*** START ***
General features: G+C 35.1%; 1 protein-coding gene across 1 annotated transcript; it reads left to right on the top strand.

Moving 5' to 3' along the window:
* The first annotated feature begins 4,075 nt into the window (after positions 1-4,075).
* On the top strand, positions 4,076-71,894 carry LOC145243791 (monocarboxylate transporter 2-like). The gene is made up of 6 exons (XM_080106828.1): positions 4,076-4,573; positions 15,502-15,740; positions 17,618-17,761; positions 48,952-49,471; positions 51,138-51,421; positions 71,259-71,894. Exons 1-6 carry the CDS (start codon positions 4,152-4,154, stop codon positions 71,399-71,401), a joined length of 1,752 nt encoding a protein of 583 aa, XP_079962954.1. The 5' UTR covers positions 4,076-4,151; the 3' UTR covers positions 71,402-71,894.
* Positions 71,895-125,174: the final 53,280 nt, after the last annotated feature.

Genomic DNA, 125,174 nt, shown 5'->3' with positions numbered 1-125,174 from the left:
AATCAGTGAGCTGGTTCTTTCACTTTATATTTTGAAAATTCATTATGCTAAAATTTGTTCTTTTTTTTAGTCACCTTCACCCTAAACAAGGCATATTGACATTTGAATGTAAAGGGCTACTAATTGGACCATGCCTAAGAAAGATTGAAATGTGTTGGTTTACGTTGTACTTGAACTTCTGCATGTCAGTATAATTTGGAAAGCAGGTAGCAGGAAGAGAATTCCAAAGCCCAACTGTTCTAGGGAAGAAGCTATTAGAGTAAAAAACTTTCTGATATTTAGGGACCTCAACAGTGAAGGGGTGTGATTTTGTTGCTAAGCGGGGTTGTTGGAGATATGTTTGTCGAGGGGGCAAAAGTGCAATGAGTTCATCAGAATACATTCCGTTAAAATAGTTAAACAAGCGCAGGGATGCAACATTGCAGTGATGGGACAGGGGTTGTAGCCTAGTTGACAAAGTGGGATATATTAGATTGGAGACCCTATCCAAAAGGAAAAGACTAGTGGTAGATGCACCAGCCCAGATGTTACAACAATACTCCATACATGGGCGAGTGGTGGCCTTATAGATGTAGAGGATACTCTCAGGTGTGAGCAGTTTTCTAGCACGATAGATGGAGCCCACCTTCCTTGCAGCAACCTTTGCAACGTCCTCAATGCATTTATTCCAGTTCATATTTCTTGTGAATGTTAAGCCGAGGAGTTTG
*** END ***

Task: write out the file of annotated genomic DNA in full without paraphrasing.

General features: G+C 35.1%; 1 protein-coding gene across 1 annotated transcript; it reads left to right on the top strand.

Moving 5' to 3' along the window:
* The first annotated feature begins 4,075 nt into the window (after positions 1-4,075).
* On the top strand, positions 4,076-71,894 carry LOC145243791 (monocarboxylate transporter 2-like). The gene is made up of 6 exons (XM_080106828.1): positions 4,076-4,573; positions 15,502-15,740; positions 17,618-17,761; positions 48,952-49,471; positions 51,138-51,421; positions 71,259-71,894. Exons 1-6 carry the CDS (start codon positions 4,152-4,154, stop codon positions 71,399-71,401), a joined length of 1,752 nt encoding a protein of 583 aa, XP_079962954.1. The 5' UTR covers positions 4,076-4,151; the 3' UTR covers positions 71,402-71,894.
* Positions 71,895-125,174: the final 53,280 nt, after the last annotated feature.

Genomic DNA, 125,174 nt, shown 5'->3' with positions numbered 1-125,174 from the left:
AATCAGTGAGCTGGTTCTTTCACTTTATATTTTGAAAATTCATTATGCTAAAATTTGTTCTTTTTTTTAGTCACCTTCACCCTAAACAAGGCATATTGACATTTGAATGTAAAGGGCTACTAATTGGACCATGCCTAAGAAAGATTGAAATGTGTTGGTTTACGTTGTACTTGAACTTCTGCATGTCAGTATAATTTGGAAAGCAGGTAGCAGGAAGAGAATTCCAAAGCCCAACTGTTCTAGGGAAGAAGCTATTAGAGTAAAAAACTTTCTGATATTTAGGGACCTCAACAGTGAAGGGGTGTGATTTTGTTGCTAAGCGGGGTTGTTGGAGATATGTTTGTCGAGGGGGCAAAAGTGCAATGAGTTCATCAGAATACATTCCGTTAAAATAGTTAAACAAGCGCAGGGATGCAACATTGCAGTGATGGGACAGGGGTTGTAGCCTAGTTGACAAAGTGGGATATATTAGATTGGAGACCCTATCCAAAAGGAAAAGACTAGTGGTAGATGCACCAGCCCAGATGTTACAACAATACTCCATACATGGGCGAGTGGTGGCCTTATAGATGTAGAGGATACTCTCAGGTGTGAGCAGTTTTCTAGCACGATAGATGGAGCCCACCTTCCTTGCAGCAACCTTTGCAACGTCCTCAATGCATTTATTCCAGTTCATATTTCTTGTGAATGTTAAGCCGAGGAGTTTG